4 Steps to Making Homemade Soap

I've been blogging for many years and for a couple of those years I went through a soap phase, writing about soap making. This is one of those posts. I still make my own soap but I don't write about it much these days.

Some of the information may be a little dated, no doubt new books have been written and new discoveries made about different oils, etc. 

This post shares the resources I used to learn to make soap, over 5 years ago, and tips for you to learn soap making also. 

4 steps to making homemade soap

I got an e-mail from my aunt earlier this week. She recently visited my parents and became the recipient of some of my soap (my mom keeps a stash) and now wants to make some for herself.

A quick note about my aunt, she's actually only 5 years older than me and we were roommates during her last and my first year of university. This little side story has nothing to do with making soap.

She asked a few questions about getting started and I am happy to oblige and thought I'd share those tips here for the benefit of everyone interested in soap making.

Step 1: Learn the process

Basically cold process soap making (I don't know why it's called cold process) is a chemical reaction between a lye and water solution with fats/oils. From there it can be as simple or as complicated as you like. There are a lot of great web resources on soap making, here's a few I'm familiar with:

There are many books on the subject. The one I used to get started is Clean, Naturally. It's kind of old but I like how simple the recipes are. You could check out these books also:

Step 2: Choose your recipe

After reading books and perusing websites you'll be either overwhelmed or inspired, maybe a bit of both. I highly recommend you start with a simple recipe that doesn't involve a lot of capital investment. If, after you make your first batch you're hooked, you can think about getting fancy.


The simplest recipe of all is pure castille soap. I have never tried that for 2 reasons:

  1. Olive oil is a relatively expensive oil to use exclusively for soap.
  2. I like to blend oils to achieve different properties.

If you want to give it a go check out this recipe for Pure Olive Oil Soap from Little House in the Suburbs.

Here's what I know about the properties of different oils - for the life of me I can't remember where I found this or I would give proper credit.

Properties of oils (for soapmaking)

  • Hard, stable, long lasting - palm, lard, tallow
  • Lathering - coconut, castor, palm kernel
  • Moisturizing/Conditioning - olive oil, canola, sunflower, soybean
  • Luxury/extra moisturizing - cocoa butter, shea butter, almond, hemp, jojoba

But I did start off by saying to keep it simple. So I recommend you watch my How to Make Simple Soap Video.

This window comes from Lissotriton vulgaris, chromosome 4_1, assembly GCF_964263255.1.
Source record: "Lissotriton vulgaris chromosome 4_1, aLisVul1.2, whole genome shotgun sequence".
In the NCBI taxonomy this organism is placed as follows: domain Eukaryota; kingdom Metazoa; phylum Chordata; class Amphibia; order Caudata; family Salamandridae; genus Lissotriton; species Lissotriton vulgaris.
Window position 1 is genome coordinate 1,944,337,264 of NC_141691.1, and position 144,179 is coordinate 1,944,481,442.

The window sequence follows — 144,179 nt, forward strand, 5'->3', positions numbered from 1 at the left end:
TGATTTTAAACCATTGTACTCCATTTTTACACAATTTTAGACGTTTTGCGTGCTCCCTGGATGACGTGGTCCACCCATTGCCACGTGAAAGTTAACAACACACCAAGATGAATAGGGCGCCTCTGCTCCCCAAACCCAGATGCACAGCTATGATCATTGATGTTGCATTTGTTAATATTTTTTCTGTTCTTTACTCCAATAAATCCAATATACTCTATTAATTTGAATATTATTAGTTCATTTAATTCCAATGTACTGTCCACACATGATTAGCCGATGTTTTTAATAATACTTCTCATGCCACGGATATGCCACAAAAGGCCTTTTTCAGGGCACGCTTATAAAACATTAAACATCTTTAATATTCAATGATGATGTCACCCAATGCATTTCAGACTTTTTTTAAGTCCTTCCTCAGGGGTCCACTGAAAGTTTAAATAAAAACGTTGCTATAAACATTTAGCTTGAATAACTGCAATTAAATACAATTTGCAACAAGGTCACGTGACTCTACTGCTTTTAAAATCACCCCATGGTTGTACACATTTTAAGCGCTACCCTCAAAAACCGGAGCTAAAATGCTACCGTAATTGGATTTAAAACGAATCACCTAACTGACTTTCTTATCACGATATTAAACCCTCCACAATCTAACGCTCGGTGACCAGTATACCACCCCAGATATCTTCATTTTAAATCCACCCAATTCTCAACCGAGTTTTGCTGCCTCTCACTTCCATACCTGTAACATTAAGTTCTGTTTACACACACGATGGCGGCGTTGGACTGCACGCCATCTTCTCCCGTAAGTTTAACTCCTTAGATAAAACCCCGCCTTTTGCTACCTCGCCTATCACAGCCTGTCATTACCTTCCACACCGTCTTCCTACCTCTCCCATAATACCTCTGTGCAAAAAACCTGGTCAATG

Alternately, you could try this basic recipe found in Clean, Naturally.

  • 24 oz. Coconut oil
  • 24 oz. Olive oil
  • 38 oz. Vegetable shortening
  • 12 oz. lye
  • 32 oz. water
  • 4 oz. essential oils of your choice, added at trace

This recipe will produce 32 bars approximately 3.5 oz.

This is a good recipe to start with because the ingredients are easily obtainable and relatively inexpensive.

Having said that, I don't follow it anymore because I don't like how the plants used for making shortening (soybean and cottonseed usually) are grown - heavily sprayed and such. But searching for ecologically sustainable alternatives isn't easy either. Nor does this recipe produce a really hard bar but I still recommend it for a first time around.

For more recipes you can check the few I've posted in Homemade Soap and Body Care Products.


If you decide to craft your own recipes you'll need to use a lye calculator to determine how much lye and water you'll need.

For example, if you want to make a batch of soap with 20 oz olive oil, 20 oz emu oil (oh yeah, that does exist) and 20 oz coconut oil you simply enter those values into the chart and it tells you how much lye and water you need. The science behind this part is rather tricky so just use the on-line tools available, they do all them math for you - something I've never even attempted.

A note about lye: I am repeatedly asked if you need lye to make cold process homemade soap. Yes, you do. 

This is not melt and pour soap this is actual soap making. This is chemistry, mixing a strong alkali with oils (which contain fatty acids), to saponify the oilsSoap is saponified oils. It is the saponified oils that provide the cleaning action. 

Don't be scared of using lye. Homemade soap makers have done it for years.

Essential oils & additives

Adding essential oils and good-for-skin natural additives is the really fun part of soap making.

Here you need to read other recipes and use your own creativity to come up with combinations you like. If you want to keep it simple to start, use a basic (& relatively inexpensive) lavender or peppermint essential oil.

And when I talk about essential oils I am not talking about fragrances which are chemically derived, I have no experience using them.

I love adding texture and color to my soaps but I've had some less than desirable results in some batches, ie: colors that don't turn out like I'd hoped. For beginners I'd start simple, maybe some cornmeal or oatmeal for an exfoliant. Or calendula flowers for color and skin healing properties.

Step 3: Find your supplies

This could possibly be step 2 because you don't want to pick a recipe with really exotic ingredients that are difficult to find.


If you choose a fairly basic recipe, like the one listed above, most of those oils can found in a grocery store. Here's a list of places to look:

  • Grocery store - olive oil, shortening, canola oil, lard, soybean and others can be found easily.